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Uddin S.,Human Cancer Genomic Research | Jehan Z.,Human Cancer Genomic Research | Ahmed M.,Human Cancer Genomic Research | Alyan A.,Human Cancer Genomic Research | And 4 more authors.
Molecular Medicine | Year: 2011

Fatty acid synthase (FASN), the enzyme responsible for de novo synthesis of fatty acids, has been shown to be deregulated in.several cancers, including epithelial ovarian carcinoma (EOC). In this study, we investigated the function of the FASN signaling.pathway in a large series of Middle Eastern EOC patient samples, a panel of cell lines and nude mouse model. Using immunohistochemistry,.we detected overexpression of FASN in 75.5% (114/151) of the tumor samples. Overexpression of FASN was associated.significantly with tumor proliferative marker Ki-67 (P = 0.0009), activated AKT (P = 0.0117) and XIAP (P = 0.0046). Treatment of EOC.cell lines with C-75, a selective inhibitor of FASN, caused inhibition of EOC cell viability via induction of apoptosis. Inhibition of FASN.by C-75 led apoptosis via the mitochondrial pathway. FASN inhibition caused downregulation of activated AKT and its downstream.targets. In addition, inhibition by FASN siRNA caused downregulation of FASN and activation of caspases, suggesting the.role of FASN in C-75 mediated apoptosis. Furthermore, treatment of EOC cells with subtoxic doses of C-75 augmented the effect.of cisplatin-mediated induction of apoptosis. Finally, treatment of EOC cell line xenografts with a combination of C-75 and cisplatin.resulted in growth inhibition of tumors in nude mice through downregulation of FASN and activation of caspases. Altogether,.our results show overexpression of FASN in Middle Eastern EOC, suggesting that FASN may be a potential therapeutic target in a.subset of EOC, alone or in combination with other conventional chemotherapeutic agents. © 2011 The Feinstein Institute for Medical Research.


Bavi P.,Human Cancer Genomic Research | Uddin S.,Human Cancer Genomic Research | Bu R.,Human Cancer Genomic Research | Ahmed M.,Human Cancer Genomic Research | And 7 more authors.
Journal of Pathology | Year: 2011

NF-κB is frequently over-expressed in a variety of non-Hodgkin's lymphomas (NHLs) and has been implicated in lymphomagenesis; however, its role in diffuse large B cell lymphoma (DLBCL) as a prognostic biomarker has not been fully elucidated. Therefore, we investigated the role of NF-κB and its association with clinicopathological features in a tissue microarray cohort of 230 DLBCL patient samples. We then elucidated the role of NF-κB inhibition on cell viability and apoptosis in vitro, using DLBCL cell lines. Using immunohistochemistry, NF-κB was detected in 25.6% (52/203) DLBCL tumours, was associated with activated B cell (ABC) phenotype (p = 0.0054), Epstein-Barr virus (EBV; p = 0.0080) and over-expression of the anti-apoptotic marker XIAP (p = 0.0013). DLBCL cases with nuclear expression of NF-κB showed a significantly poorer overall survival as compared to those without NF-κB expression (p = 0.0236). In a multivariate analysis using a Cox proportional hazard model for IPI and NF-κB expression, the relative risk was 2.97 for high NF-κB expression (95% CI 1.27-6.94; p = 0.0113) and 7.55 for the high-IPI group (95% CI 3.34-18.35; p < 0.0001). In vitro, Bay 11-7085 inhibited constitutively active NF-κB expression in a dose-dependent manner and inhibition of NF-κB also down-regulated expression of the downstream target gene products Bcl-2, Bcl-XL (BCL2L1), XIAP and Survivin, leading to apoptosis via activation of the mitochondrial apoptotic pathway. NF-κB over-expression was found to be an independent prognostic marker for poor survival in DLBCL. Altogether, these results suggest that NF-κB may be a useful prognostic biomarker and a potential target for therapeutic intervention in DLBCL. Copyright © 2011 Pathological Society of Great Britain and Ireland. Published by John Wiley & Sons, Ltd.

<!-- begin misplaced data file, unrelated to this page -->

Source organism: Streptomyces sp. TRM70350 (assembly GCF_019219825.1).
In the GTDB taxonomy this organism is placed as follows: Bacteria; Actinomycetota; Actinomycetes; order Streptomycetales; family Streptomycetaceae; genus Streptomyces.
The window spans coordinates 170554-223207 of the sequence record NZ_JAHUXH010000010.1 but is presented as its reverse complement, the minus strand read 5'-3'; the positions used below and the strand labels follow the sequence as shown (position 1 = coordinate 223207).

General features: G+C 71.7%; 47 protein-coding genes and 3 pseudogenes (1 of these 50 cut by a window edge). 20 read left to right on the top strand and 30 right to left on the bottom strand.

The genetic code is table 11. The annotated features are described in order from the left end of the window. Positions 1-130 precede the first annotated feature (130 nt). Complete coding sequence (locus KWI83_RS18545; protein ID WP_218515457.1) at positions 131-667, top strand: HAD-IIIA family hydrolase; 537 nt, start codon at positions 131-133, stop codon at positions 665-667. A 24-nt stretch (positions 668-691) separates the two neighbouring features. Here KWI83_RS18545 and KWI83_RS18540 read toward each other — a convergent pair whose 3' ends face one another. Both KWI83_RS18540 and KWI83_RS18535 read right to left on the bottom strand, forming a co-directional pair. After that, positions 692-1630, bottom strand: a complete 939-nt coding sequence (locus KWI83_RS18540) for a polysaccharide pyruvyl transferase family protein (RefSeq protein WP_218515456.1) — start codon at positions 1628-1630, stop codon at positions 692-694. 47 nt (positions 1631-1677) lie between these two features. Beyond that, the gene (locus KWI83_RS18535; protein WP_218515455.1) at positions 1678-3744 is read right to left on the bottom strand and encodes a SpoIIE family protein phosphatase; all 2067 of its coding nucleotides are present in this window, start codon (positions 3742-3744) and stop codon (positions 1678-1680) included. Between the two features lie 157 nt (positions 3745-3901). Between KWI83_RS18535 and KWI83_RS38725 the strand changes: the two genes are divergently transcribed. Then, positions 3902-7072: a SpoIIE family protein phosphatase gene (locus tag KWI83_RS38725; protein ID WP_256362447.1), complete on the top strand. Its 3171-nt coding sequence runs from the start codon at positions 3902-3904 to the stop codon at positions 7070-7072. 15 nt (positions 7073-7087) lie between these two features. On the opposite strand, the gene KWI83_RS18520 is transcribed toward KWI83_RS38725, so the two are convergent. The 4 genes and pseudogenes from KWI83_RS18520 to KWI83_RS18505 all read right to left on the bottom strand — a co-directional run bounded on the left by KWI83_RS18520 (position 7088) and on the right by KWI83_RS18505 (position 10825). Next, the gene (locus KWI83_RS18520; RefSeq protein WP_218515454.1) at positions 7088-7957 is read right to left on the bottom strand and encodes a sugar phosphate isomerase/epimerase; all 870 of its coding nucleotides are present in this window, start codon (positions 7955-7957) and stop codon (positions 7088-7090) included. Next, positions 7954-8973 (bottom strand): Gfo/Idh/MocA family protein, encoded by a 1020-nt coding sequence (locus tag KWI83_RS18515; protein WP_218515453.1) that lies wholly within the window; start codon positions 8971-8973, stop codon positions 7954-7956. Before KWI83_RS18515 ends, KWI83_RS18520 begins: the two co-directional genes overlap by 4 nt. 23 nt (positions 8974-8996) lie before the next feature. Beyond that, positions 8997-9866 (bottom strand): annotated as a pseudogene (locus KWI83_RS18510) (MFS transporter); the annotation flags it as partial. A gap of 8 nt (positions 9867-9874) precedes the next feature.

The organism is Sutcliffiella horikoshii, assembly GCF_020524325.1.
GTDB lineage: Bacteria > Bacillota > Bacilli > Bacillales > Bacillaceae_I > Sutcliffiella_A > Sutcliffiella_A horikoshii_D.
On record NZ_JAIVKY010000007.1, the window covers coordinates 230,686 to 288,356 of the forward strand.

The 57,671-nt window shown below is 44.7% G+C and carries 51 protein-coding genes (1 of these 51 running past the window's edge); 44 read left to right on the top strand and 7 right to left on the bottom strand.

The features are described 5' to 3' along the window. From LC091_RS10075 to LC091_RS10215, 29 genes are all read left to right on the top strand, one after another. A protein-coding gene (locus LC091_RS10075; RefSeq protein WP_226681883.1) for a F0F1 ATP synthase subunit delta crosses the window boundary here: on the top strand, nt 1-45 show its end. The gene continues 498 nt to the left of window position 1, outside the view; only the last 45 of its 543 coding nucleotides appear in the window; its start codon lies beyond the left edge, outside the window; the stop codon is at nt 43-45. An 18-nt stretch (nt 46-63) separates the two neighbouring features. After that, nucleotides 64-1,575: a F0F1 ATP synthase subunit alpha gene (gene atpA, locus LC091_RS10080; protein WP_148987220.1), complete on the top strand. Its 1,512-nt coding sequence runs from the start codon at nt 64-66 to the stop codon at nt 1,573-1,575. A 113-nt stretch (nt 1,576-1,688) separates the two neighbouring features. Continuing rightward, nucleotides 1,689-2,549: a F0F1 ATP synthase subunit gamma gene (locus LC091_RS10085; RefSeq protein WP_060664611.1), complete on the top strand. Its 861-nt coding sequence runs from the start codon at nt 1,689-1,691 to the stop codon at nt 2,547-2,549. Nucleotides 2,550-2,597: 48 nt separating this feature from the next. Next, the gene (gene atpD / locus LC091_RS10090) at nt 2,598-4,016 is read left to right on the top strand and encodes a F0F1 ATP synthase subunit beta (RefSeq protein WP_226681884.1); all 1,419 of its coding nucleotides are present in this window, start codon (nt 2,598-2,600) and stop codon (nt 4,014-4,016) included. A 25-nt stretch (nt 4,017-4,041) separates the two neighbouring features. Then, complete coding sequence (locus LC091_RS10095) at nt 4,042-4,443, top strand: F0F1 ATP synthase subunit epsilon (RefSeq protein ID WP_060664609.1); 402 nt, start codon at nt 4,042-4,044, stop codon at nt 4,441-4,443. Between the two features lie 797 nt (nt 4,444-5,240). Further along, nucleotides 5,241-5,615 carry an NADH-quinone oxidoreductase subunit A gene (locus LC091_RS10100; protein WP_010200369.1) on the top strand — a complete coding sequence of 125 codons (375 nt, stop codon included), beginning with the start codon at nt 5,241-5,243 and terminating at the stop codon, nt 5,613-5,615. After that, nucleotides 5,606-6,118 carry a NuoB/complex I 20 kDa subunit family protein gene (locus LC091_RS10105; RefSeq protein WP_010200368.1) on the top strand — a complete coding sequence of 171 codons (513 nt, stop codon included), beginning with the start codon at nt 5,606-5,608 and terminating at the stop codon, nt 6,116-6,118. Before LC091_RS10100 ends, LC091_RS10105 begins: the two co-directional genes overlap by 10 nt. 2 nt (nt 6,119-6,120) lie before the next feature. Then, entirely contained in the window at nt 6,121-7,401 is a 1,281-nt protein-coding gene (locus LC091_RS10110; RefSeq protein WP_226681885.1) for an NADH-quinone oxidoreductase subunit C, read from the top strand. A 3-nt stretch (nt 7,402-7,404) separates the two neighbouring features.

Uddin S.,Human Cancer Genomic Research | Hussain A.R.,Human Cancer Genomic Research | Ahmed M.,Human Cancer Genomic Research | Bu R.,Human Cancer Genomic Research | And 5 more authors.
Molecular Cancer Therapeutics | Year: 2010

Fatty acid synthase (FASN), the enzyme responsible for de novo synthesis of fatty acids, has emerged as a potential therapeutic target for several cancers; however, its role in diffuse large. B-cell lymphoma (DLBCL) has not been fully elucidated. In this study, we investigated the role of FASN in a large series of DLBCL tissues in a tissue microarray (TMA) format followed by in vitro studies using DLBCL cell lines. FASN was found to be expressed in 62.6% DLBCL samples and was seen in highly proliferative tumors, manifested by high Ki67 (P < 0.0001). Significant association was found between tumors expressing high FASN and c-Met tyrosine kinase (P < 0.0002), as well as p-AKT (P = 0.0309). In vitro, pharmacological FASN inhibition and small interference RNA (siRNA) targeted against FASN triggered caspase-dependent apoptosis and suppressed expression of c-Met kinase in DLBCL cell lines, which further highlighted the molecular link between FASN and c-Met kinase. Finally, simultaneous targeting of FASN and c-Met with specific chemical inhibitors induced a synergistically stimulated apoptotic response in DLBCL cell lines. These findings provide evidence that FASN, via c-Met tyrosine kinase, plays a critical role in the carcinogenesis of DLBCL and strongly suggest that targeting FASN may have therapeutic value in treatment of DLBCL. © 2010 American Association for Cancer Research.

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